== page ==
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The Pamphlet Collection of Sir Robert Stout: Volume 27

New Zealand's First Martyr

New Zealand's First Martyr.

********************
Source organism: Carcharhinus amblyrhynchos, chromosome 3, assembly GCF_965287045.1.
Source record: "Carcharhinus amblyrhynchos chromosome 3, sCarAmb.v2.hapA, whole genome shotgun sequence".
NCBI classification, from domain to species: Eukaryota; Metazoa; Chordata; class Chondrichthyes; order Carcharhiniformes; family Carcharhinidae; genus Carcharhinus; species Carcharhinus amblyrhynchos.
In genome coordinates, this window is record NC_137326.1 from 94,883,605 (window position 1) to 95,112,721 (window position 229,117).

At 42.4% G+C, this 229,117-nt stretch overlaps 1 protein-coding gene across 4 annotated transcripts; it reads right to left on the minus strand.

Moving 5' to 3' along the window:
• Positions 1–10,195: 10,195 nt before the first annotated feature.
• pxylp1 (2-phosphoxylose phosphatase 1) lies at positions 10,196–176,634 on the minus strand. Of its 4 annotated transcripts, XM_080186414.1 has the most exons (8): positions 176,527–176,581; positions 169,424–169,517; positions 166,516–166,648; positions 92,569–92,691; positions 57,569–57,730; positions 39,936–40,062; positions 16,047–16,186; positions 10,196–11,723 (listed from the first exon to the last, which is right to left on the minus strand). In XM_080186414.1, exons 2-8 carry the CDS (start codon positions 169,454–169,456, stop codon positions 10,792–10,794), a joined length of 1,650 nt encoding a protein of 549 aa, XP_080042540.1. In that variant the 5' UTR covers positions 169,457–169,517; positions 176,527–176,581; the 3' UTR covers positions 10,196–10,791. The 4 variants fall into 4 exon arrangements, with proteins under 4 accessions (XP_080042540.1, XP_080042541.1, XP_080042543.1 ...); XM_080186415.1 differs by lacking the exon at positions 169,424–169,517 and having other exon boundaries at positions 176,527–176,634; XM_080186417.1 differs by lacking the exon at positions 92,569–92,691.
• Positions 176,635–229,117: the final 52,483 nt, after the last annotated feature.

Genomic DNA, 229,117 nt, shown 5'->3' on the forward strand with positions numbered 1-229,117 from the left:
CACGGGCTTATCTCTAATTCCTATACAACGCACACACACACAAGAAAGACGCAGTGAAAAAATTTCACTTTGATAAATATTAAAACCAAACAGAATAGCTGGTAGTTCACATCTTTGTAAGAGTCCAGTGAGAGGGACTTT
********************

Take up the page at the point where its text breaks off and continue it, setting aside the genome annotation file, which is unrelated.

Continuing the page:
Even in New Zealand you may take in your hand the book which belonged to the first native martyr here. That man attempted to preach the Gospel near Hokianga. He was told that any man would be destroyed who should make the attempt, but first writing in pencil a devout prayer in the book which you can still read, he went unarmed amongst these people. They attacked him, they beat him down with the butt end of their muskets, he having this book alone as his defence. He raised it to protect his head, and you will see the indentation of the butt end of the musket which drove the book into his skull, which is still stained with his blood and brains. It will be something to look upon 100 years hence, and I cannot but think that every one who does look upon it will feel reverence and admiration for the man who, as yet little more than barbarian, conceived it to be his duty, at the risk of his life, to do what he could for the benefit of his countrymen. We are indebted to Mr. John White of Hokianga for this book, and a narrative of the transaction which he has written on the title page. You will also find there a little manuscript in the Australian language. You will find that an Italian nobleman determined to take priest's orders, in order that he might be instrumental in converting the natives of Australia. He was taken from a ship and landed on an inhospitable shore, but sometime afterwards a little colony was established there for the purpose of giving refuge to people wrecked from ships in Torres Straits. That man was carried by the natives to this new settlement. He was in need of medical assistance, being weak from bad food and long privation. He was in a desperately declining state. In a few days he died. His only property was the manuscript which will be in your possession. It was a manuscript in the language of the people amongst whom he lived. page 24 It was presented to me, and I have found it to contain matter of great interest. Such an interest undoubtedly attaches to it. It affords evidence of the great qualities that the man possessed, and which inspired him with the resolution to undertake the task he had imposed upon himself. No man, it appears to me, could look upon a manuscript such as this unmoved. You will find also in your Library, many other letters of missionaries and early Christians, of the greatest interest, from all parts of the world. I am confident that in number, variety, and interest, no such collection has ever before been formed, nor could it have been, for in no other age have such great and manifold efforts been made to convert so many nations. But let me tell you of some of the curious ways in which some of those books were acquired. I will tell you how one volume was acquired.